Introduction: Brazilian Redwood/Purpleheart Mallet
A few moths ago, I was making a table in my workshop in Brazil from a hardwood called Massaranduba, which in English is known as "Brazilian Redwood". This wood is incredibly strong and dense. I had a few off-cuts from the table legs, and said to myself: "This is hard enough and heavy enough to make a hammer head!" So that's what I decided to do with it. And since I've been trying my hand at building furniture, I've realized a wooden mallet would come in really handy for those situations where I don't want to whack on wood with a steel hammer.
I went to the local hardware store to buy a hammer handle, [which in the US would typically be made of hickory], and much to my surprise came home with two incredibly hard and heavy, wine-colored hammer handles. [Which cost me RS$10, which at the exchange rate at the time was about a-buck-fifty US per handle]. At that price, and since I had the off-cuts, I decided to make two. I found out from my father-in-law that this wood is called Roxhino in Portuguese ["Obrigado Moacyr!"], and in English is known as Purpleheart wood.
So here's how I made my "Martelo de Massaranduba/Roxinho", or my Brazilian Redwood/Purpleheart mallets.
Step 1: Mark the Middle
First I used my newly upgraded marking gauge to mark the middle of the Brazilian Redwood block, then punched a guide hole with a punch tool. This is to mark the spot for drilling.
Step 2: Drill a Hole
This is a lot easier said then done when you're trying to drill a hole through wood as dense as Massaranduba!
First I tried a 1/2" auger bit, which proved almost useless and put a huge strain on my drill press. Then I tried a spade bit, which was even more useless and I got really worried about burning out my motor. What finally worked was a 1/2" "titanium" bit in a hand drill. But with only a half-inch hole, this left a HUGE amount of filing to be done by hand. (My arm ached for days!;-)
On the second one I made, I found a much better technique - First I drilled three smaller holes (1/4") with the drill press, and then drilled a 1/2" hole in the center. This got me much closer to fitting the handle, and much less filing by hand.
Step 3: File, File and Then File Some More
This by far was the most difficult and tedious part of the process. I used a variety of shapes and sizes of files in the process, and got the best upper body workout I've had in quite some time!
Step 4: Prepping the Handle
I cut the Purpleheart handle down a few inches, top and bottom, on my newly renovated Miter Saw workstation to get the right length. Then I gave it a once over on the belt sander, and then a file to narrow the top of the handle a bit. And then I drilled a hole at the top of the handle on the drill press. This hole serves as a guide point to cut to to make way for a wedge. Then I drilled a hole at the base of the grip, to add a grommet and lanyard later.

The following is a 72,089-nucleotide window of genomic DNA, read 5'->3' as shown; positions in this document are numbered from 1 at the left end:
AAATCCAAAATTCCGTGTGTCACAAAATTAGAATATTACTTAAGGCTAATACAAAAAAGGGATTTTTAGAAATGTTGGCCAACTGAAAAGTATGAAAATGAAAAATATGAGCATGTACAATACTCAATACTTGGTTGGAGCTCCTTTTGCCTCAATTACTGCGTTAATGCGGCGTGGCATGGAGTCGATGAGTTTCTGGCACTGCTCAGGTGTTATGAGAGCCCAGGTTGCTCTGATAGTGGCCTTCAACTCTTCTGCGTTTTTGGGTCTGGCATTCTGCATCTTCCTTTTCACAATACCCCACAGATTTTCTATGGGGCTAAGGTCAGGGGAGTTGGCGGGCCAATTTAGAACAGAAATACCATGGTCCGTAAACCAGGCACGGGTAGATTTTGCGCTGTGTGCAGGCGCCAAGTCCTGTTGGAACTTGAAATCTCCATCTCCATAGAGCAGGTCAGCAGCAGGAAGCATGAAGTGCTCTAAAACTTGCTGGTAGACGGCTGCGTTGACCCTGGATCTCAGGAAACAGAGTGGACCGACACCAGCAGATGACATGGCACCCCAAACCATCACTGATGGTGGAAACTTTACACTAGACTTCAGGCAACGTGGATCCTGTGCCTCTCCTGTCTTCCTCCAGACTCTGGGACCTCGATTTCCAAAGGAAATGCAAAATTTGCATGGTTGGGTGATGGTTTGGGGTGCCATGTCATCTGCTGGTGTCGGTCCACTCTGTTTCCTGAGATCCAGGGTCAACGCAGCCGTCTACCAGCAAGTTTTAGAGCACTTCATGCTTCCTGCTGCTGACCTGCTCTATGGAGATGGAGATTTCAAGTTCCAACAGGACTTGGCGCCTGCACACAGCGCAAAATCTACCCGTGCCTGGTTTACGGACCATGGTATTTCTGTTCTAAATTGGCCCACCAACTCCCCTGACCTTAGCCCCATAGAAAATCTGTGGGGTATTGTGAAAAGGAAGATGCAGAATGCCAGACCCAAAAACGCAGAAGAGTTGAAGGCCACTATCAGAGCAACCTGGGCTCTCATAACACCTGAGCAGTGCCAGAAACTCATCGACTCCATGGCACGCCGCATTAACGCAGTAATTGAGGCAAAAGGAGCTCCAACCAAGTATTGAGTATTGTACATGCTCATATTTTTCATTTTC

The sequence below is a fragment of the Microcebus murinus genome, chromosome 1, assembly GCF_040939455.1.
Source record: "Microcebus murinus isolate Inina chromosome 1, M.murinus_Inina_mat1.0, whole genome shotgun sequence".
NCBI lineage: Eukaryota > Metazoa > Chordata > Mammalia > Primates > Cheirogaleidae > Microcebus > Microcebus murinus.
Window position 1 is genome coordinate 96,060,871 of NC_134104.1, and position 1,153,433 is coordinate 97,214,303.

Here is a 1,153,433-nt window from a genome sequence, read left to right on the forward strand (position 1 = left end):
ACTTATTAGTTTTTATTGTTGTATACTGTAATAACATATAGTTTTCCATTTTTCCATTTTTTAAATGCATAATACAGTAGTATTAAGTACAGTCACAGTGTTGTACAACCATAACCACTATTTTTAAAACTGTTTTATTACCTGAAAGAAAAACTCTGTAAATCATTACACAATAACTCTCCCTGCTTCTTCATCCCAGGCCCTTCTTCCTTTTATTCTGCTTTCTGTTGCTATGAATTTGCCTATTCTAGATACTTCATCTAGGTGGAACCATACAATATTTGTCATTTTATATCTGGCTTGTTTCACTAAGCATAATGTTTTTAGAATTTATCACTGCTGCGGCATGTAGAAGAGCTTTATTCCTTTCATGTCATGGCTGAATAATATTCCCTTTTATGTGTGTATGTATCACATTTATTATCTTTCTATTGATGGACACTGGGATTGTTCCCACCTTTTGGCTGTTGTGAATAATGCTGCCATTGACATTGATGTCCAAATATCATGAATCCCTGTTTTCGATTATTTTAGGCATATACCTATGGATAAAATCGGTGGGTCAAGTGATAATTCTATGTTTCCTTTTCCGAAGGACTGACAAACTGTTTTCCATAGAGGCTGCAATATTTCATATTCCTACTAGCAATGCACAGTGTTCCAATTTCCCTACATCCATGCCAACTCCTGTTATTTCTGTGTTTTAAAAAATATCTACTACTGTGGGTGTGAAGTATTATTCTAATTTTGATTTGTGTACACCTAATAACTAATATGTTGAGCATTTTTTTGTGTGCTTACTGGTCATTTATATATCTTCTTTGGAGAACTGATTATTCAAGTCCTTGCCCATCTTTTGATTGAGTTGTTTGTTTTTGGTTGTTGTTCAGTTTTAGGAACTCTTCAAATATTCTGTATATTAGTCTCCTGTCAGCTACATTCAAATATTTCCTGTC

Step 5: Cutting a Slot for the Wedge
I wrapped the handle in an old rag, so as not to do too much damage, and clamped it in a bench vise, and then used my Japanese Ryoba pull-saw to cut a slot for the wedge. If you have a bandsaw, I'm sure that would work well, but I don't have a bandsaw;-)
But the pull-saw did the job pretty well. This saw is EXTREMELY sharp, so it didn't have much trouble getting through the Purpleheart.
Step 6: Cutting a Wedge
In preparation for this project, I bought a few metal hammer wedges, but with the strength and density of this wood, I was concerned that the metal wedge might either not go in, or end up splitting or cracking the wood, so I decided to make wooden wedges.
I put a scrap of Massaranduba into a small machinist vise, cut with the pull saw, and then sanded them down to size.
Step 7: Fitting the Handle Into the Head
This part is tricky. On my first mallet, I thought I had filed enough out of the hole, but after pounding the handle in (including with a small sledge hammer), the handle came up about an eighth of an inch short of clearing the head. Once the handle was that far in, there was no way of getting it out without possibly destroying the handle or the head. So I decided to fill that space in with wood glue and saw dust. (I'm pretty sure there is no chance of the head slipping off).
The second time around, I made sure to file enough out of the hole so that the handle would clear.
Step 8: Inserting the Handle and Wedge
First I dripped a bunch of wood glue into the hole, then inserted the handle. Then I put a piece of scrap wood on top and pounded it in. Once the handle is in, I dripped glue in the cracks, and then inserted the wedge. Then I dripped glue into whatever spaces there were where the eye meets the handle. (Make sure to save some saw dust from the cutting/sanding/filing process... It makes for great filler when mixed with wood glue!)
Step 9: Trim the Wedge and Fill the Gaps
Once the glue/saw dust mixture was completely dry, I cut the tips off the wedges and sanded. Then checked for little gaps, and added glue and sawdust where necessary.
After all the gaps are filled, and all the glue/sawdust is dry, I gave it a final sanding with a 180 grit sandpaper.
Step 10: Insert Grommet for Lanyard
I like to be able to hang my tools on my pegboard, so I decided to drill a hole for a lanyard. The grommet was inserted with a few touches of super glue gel.
Step 11: Coat With Spar Urethane
The final step was to give these two beauties a coat of spar urethane, so that they won't lose their reddish/purple hue;-)
Step 12: The Finished Product
It was more work than I expected, but I'm very pleased with the final product.
These mallets are almost to pretty to whack wood with;-)
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